bridge-illustrationA dental bridge, just like the name states, bridges the gap amid two teeth that is created by one or more missing tooth. A bridge contains two anchoring teeth (known as abutment teeth), present on both side of the gap, and a false tooth in the middle (also known as pontic).

Since all teeth work together by depending on each other for positioning and support, the loss of one tooth can cause the surrounding teeth to shift positions. The amount of shifting will depend on size of the gap and position of the tooth. The teeth on the sides of the gap will hyper erupt, and the ones behind the space will drift forward. Along with affecting the appearance of the person, this can also make the shifted teeth more susceptible to infections and decay. Along with that, they can create bite issues, affect your speech and create chewing difficulties.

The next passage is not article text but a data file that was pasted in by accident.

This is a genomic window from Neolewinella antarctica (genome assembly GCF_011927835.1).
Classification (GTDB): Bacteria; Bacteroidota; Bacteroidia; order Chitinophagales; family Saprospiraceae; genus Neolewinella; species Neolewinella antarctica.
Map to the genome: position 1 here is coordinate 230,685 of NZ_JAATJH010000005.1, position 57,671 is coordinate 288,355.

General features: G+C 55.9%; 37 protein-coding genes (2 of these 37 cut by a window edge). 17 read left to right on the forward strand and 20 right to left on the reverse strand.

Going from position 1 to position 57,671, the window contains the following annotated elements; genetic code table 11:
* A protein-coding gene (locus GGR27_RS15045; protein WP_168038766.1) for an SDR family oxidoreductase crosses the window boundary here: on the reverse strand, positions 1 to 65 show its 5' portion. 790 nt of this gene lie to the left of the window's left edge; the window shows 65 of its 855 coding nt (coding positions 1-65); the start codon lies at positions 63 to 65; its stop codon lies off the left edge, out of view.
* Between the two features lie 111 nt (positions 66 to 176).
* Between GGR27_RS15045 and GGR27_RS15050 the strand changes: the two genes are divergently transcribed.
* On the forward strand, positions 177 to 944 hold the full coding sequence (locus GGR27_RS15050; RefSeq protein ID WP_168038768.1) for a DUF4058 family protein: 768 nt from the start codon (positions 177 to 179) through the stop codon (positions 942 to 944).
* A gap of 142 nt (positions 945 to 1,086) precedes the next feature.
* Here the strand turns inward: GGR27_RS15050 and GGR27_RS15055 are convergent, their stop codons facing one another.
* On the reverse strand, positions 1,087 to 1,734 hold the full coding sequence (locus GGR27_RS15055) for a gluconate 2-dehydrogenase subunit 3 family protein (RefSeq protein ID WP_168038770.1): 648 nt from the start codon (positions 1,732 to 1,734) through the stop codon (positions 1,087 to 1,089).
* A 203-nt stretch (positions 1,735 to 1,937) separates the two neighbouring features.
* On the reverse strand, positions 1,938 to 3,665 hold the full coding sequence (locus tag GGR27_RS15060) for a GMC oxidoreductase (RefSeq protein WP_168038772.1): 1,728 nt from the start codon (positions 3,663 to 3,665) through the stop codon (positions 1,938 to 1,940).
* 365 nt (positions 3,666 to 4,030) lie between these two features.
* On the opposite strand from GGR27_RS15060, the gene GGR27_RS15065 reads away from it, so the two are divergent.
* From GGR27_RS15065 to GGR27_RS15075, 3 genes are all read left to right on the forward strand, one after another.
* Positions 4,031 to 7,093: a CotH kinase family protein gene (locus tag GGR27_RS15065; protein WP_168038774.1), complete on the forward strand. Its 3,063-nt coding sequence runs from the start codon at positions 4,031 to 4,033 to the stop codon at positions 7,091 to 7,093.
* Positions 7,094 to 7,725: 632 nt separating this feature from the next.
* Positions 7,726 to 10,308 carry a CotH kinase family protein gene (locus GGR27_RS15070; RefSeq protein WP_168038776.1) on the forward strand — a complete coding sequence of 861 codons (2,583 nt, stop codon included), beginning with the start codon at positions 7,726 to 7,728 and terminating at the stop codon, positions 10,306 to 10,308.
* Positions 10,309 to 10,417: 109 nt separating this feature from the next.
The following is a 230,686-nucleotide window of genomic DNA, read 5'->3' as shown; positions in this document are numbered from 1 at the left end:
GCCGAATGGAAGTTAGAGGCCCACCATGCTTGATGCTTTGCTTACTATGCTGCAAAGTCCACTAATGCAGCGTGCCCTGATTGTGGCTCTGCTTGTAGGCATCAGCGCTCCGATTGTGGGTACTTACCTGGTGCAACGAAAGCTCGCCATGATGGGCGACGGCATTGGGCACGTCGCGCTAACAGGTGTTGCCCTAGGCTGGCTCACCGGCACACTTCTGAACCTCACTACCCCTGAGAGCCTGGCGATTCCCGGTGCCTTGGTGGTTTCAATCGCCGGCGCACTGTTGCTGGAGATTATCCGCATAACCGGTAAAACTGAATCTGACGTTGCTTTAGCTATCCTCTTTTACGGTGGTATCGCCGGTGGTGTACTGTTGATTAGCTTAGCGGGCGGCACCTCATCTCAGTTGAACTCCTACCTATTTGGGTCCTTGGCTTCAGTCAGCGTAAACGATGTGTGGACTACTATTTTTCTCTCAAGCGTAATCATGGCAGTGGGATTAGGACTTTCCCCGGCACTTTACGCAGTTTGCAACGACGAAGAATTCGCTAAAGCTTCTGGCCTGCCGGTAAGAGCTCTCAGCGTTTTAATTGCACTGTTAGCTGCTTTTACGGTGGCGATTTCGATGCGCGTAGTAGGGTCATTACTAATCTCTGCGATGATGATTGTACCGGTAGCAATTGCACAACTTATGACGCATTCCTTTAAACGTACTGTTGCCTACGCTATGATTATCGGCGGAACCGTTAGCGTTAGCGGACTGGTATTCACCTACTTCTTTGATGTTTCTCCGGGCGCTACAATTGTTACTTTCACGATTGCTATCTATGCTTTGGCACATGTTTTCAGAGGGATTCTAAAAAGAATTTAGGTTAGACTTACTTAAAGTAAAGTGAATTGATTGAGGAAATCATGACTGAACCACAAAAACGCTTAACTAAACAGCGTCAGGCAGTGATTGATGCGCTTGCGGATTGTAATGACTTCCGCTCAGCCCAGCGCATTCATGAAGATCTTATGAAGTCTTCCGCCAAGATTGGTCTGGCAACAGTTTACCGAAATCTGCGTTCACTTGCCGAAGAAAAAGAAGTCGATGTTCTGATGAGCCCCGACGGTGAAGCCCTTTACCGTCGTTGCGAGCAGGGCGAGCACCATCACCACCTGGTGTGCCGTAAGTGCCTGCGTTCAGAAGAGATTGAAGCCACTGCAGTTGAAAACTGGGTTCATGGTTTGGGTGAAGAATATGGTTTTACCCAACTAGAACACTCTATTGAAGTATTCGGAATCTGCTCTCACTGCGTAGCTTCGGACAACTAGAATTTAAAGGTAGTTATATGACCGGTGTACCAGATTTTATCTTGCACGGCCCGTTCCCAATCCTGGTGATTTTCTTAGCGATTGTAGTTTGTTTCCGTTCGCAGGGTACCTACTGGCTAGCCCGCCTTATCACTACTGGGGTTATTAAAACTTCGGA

A dental bridge will restore your teeth to a new like condition with an improved oral health. It will also repair and maintain the face and jaw structure. The procedure usually requires two appointments. On the first appointment, the dentist will create an impression upon which the crown, bridge and false tooth will be created. A temporary bridge will also be attached to protect the teeth and gum. On the second appointment, which will be about two weeks later, the temporary bridge will be replaced with the new permanent bridge.

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